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December 6, 2000

Productivity Rate Is Revised Downward To 3.3% as Labor Costs Advance 2.9%
By The Wall Street Journal

Productivity Slows To A Crawl - Greenspan Must Rethink Yesterday's Remarks ... Weiss comments

WASHINGTON - American workers were less efficient on the job in the third quarter than previously thought, while labor costs accelerated at the fastest pace in more than a year.

Nonfarm productivity rose at a 3.3% annual rate in the third quarter, down from an earlier estimate of 3.8%, the Labor Department reported Wednesday. In the second quarter, productivity growth was much more impressive, surging at a 6.1% clip.

Federal Reserve Chairman Alan Greenspan has warned that rising productivity could not always keep inflation pressures at bay and in June 1999 the central bank adopted the first of six interest rate increases to slow economic growth and achieve a "soft landing" for the economy.

As productivity growth slowed, employers' costs rose last quarter. Unit labor costs, a key measure of wage pressures, rose at a 2.9% clip in the third quarter, up from the previous estimate of 2.5%. The latest figure is the fastest rate since the second quarter of 1999. Economists surveyed by Thomson Global Markets expected an increase of 2.8%.

Hourly compensation costs rose 6.3% on an unadjusted basis and 3.1% after adjusting for inflation, slightly lower than the government's previous estimates. Still, unadjusted compensation hasn't grown that fast in more than eight years.

Nonfinancial corporations, which Mr. Greenspan has cited as an accurate gauge of broader productivity trends, saw slower productivity growth last quarter, rising at 4.9% pace compared with a 5.4% clip in the second quarter. Increases in unit labor costs at nonfinancial firms held steady at 2.6% in the third quarter.

Wednesday's report came a day after Mr. Greenspan signaled that the central bank may abandon its tilt toward higher interest rates, though he didn't promise to cut rates anytime soon. Mr. Greenspan said that productivity growth has cooled from the second quarter, though he added that continued investment in technology is likely to power efficiency increases in the years ahead.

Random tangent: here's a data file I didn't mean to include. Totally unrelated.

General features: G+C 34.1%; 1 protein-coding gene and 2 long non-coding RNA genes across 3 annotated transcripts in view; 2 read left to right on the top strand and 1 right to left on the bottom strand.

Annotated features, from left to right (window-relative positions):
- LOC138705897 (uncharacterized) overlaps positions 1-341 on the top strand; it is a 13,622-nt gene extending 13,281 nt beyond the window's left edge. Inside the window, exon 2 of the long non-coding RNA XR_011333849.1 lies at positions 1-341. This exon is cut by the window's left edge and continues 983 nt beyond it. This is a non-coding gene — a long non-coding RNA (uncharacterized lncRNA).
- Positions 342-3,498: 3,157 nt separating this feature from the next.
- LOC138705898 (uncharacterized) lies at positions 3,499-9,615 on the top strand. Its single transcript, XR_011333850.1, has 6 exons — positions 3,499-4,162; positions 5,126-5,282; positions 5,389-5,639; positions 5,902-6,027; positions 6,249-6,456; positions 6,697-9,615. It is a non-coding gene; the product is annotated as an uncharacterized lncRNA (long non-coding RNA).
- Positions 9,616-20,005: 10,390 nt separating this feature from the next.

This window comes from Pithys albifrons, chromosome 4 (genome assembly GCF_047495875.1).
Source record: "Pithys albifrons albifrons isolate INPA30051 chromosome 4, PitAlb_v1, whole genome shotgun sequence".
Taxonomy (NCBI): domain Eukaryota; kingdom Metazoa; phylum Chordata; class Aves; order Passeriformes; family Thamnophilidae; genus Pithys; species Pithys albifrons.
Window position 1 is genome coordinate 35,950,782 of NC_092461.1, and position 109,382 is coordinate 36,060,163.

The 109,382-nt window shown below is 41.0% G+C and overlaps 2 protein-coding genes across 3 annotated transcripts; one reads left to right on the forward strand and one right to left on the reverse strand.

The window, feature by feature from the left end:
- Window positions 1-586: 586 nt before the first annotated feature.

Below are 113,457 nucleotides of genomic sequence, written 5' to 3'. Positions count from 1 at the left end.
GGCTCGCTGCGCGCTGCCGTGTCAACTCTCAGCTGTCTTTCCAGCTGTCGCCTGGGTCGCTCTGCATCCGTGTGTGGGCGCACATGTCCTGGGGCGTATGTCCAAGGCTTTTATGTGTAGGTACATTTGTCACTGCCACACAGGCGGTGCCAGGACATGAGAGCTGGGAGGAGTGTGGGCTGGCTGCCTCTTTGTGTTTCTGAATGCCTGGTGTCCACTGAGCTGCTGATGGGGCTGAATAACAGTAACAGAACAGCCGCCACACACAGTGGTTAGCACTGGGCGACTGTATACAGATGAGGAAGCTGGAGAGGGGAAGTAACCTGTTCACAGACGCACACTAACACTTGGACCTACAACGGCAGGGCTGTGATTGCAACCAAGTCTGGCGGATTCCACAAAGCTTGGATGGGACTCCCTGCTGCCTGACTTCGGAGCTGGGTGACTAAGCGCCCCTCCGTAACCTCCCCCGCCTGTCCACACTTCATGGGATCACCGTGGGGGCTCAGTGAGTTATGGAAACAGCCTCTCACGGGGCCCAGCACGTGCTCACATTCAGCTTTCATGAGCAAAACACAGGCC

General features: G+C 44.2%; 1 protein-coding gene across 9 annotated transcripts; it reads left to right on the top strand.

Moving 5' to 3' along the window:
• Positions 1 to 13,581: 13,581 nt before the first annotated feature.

Sturdy gains in productivity, largely attributed to technological innovations, have helped boost how fast the economy can grow without triggering inflation. Through the 1990s, the economy generated efficiency gains of around 2%. For the past two years, however, productivity growth has come in around 4%.

But maintaining that pace of productivity growth in an economic slowdown may prove difficult, economists say.

Today's productivity and labor cost numbers clearly show that the economic slowdown does not signal an end to inflation. Productivity growth is barely outpacing the rise in labor costs. And there is increasing evidence that wage pressures will only increase, while spending on productivity-enhancing equipment has fallen off sharply.

Many technology workers are no longer willing to accept stock options in lieu of salary. They're demanding the big bucks up front, so that raises compensation costs for employers. Plus, there is a huge push among Internet company employees to unionize so that they can negotiate for better benefits and severance packages if their company goes out of business, as so many dot-coms have done lately. The unemployment rate may soften from its 30-year low of 3.9%, but wages and compensation costs will rise meteorically and inflation will continue to build.

Businesses have also stopped investing in equipment and software that could help productivity offset inflationary pressures. In the third quarter, spending on new equipment and software crawled along at an annual pace of 5.8 percent, down from the 17.9 percent and 20.6 percent rates that were required to stem ever-rising inflationary pressures in the first two quarters. With this sharp drop-off in productivity investment, rising wages will certainly spur inflation.

Fed Chairman Alan Greenspan is probably wishing that he had kept his mouth shut yesterday. Numbers like this hardly call for an easing of the bias towards inflation. In fact, the Fed may take these numbers as a signal to raise rates.

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